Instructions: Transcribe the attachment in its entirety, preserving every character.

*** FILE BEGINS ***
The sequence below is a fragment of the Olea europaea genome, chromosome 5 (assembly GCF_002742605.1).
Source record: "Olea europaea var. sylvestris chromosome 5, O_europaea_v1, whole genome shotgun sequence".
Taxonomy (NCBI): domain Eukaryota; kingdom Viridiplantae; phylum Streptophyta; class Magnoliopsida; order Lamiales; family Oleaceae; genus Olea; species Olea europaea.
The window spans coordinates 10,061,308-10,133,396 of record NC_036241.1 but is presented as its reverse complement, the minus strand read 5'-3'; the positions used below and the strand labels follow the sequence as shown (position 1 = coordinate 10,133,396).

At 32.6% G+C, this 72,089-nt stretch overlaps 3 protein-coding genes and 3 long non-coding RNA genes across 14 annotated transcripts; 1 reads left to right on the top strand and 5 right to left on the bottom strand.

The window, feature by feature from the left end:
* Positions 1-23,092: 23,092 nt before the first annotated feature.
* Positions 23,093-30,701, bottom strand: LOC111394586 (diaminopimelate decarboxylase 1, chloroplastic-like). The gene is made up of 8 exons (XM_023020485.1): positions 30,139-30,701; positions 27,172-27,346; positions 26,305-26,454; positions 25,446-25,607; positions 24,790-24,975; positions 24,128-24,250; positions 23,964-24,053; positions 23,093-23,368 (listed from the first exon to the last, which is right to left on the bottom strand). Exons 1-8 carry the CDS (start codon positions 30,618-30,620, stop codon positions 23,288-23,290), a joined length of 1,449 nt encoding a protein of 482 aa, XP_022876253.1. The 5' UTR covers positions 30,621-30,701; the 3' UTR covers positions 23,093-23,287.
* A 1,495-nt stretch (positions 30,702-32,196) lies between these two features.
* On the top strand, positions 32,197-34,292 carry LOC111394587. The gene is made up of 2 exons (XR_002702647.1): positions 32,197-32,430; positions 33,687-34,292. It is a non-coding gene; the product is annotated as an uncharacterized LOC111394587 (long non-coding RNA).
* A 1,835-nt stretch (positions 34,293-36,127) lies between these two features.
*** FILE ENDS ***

The sequence below is a fragment of the Olea europaea genome, chromosome 5 (assembly GCF_002742605.1).
Source record: "Olea europaea var. sylvestris chromosome 5, O_europaea_v1, whole genome shotgun sequence".
Taxonomy (NCBI): domain Eukaryota; kingdom Viridiplantae; phylum Streptophyta; class Magnoliopsida; order Lamiales; family Oleaceae; genus Olea; species Olea europaea.
The window spans coordinates 10,061,308-10,133,396 of record NC_036241.1 but is presented as its reverse complement, the minus strand read 5'-3'; the positions used below and the strand labels follow the sequence as shown (position 1 = coordinate 10,133,396).

At 32.6% G+C, this 72,089-nt stretch overlaps 3 protein-coding genes and 3 long non-coding RNA genes across 14 annotated transcripts; 1 reads left to right on the top strand and 5 right to left on the bottom strand.

The window, feature by feature from the left end:
* Positions 1-23,092: 23,092 nt before the first annotated feature.
* Positions 23,093-30,701, bottom strand: LOC111394586 (diaminopimelate decarboxylase 1, chloroplastic-like). The gene is made up of 8 exons (XM_023020485.1): positions 30,139-30,701; positions 27,172-27,346; positions 26,305-26,454; positions 25,446-25,607; positions 24,790-24,975; positions 24,128-24,250; positions 23,964-24,053; positions 23,093-23,368 (listed from the first exon to the last, which is right to left on the bottom strand). Exons 1-8 carry the CDS (start codon positions 30,618-30,620, stop codon positions 23,288-23,290), a joined length of 1,449 nt encoding a protein of 482 aa, XP_022876253.1. The 5' UTR covers positions 30,621-30,701; the 3' UTR covers positions 23,093-23,287.
* A 1,495-nt stretch (positions 30,702-32,196) lies between these two features.
* On the top strand, positions 32,197-34,292 carry LOC111394587. The gene is made up of 2 exons (XR_002702647.1): positions 32,197-32,430; positions 33,687-34,292. It is a non-coding gene; the product is annotated as an uncharacterized LOC111394587 (long non-coding RNA).
* A 1,835-nt stretch (positions 34,293-36,127) lies between these two features.